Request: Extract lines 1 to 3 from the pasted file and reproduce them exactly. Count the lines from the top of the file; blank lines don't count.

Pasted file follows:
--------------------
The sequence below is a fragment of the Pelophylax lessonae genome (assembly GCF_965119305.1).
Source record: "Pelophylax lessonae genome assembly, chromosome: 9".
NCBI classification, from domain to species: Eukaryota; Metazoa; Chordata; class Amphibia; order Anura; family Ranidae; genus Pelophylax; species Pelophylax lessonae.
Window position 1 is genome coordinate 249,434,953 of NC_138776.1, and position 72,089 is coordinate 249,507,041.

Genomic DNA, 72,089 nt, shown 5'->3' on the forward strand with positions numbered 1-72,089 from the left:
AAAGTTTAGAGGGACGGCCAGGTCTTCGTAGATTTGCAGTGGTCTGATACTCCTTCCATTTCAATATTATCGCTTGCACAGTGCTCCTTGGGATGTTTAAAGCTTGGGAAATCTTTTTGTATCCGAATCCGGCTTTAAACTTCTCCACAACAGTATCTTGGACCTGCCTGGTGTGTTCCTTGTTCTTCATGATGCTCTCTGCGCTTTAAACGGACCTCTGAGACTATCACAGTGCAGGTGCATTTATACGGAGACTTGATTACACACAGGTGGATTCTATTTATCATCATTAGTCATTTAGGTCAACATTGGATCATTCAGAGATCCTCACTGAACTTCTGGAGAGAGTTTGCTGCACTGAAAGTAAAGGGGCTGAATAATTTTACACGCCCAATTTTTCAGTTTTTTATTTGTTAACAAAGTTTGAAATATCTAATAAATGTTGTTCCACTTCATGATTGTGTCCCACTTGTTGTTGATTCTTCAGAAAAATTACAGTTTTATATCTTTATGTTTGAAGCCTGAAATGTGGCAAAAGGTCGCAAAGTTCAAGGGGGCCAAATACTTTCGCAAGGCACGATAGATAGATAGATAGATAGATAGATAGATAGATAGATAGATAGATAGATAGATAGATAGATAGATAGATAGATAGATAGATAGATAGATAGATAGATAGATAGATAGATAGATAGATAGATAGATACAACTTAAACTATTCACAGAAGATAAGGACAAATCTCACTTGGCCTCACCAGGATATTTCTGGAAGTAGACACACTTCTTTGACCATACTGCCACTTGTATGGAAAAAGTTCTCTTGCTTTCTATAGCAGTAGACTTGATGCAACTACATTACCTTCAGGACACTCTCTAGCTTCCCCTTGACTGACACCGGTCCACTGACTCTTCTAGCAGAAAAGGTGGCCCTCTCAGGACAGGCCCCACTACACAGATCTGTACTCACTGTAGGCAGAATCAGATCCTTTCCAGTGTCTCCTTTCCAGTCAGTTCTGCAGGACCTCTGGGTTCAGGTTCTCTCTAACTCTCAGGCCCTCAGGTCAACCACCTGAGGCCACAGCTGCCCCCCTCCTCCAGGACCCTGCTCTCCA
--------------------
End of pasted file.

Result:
The sequence below is a fragment of the Pelophylax lessonae genome (assembly GCF_965119305.1).
Source record: "Pelophylax lessonae genome assembly, chromosome: 9".
NCBI classification, from domain to species: Eukaryota; Metazoa; Chordata; class Amphibia; order Anura; family Ranidae; genus Pelophylax; species Pelophylax lessonae.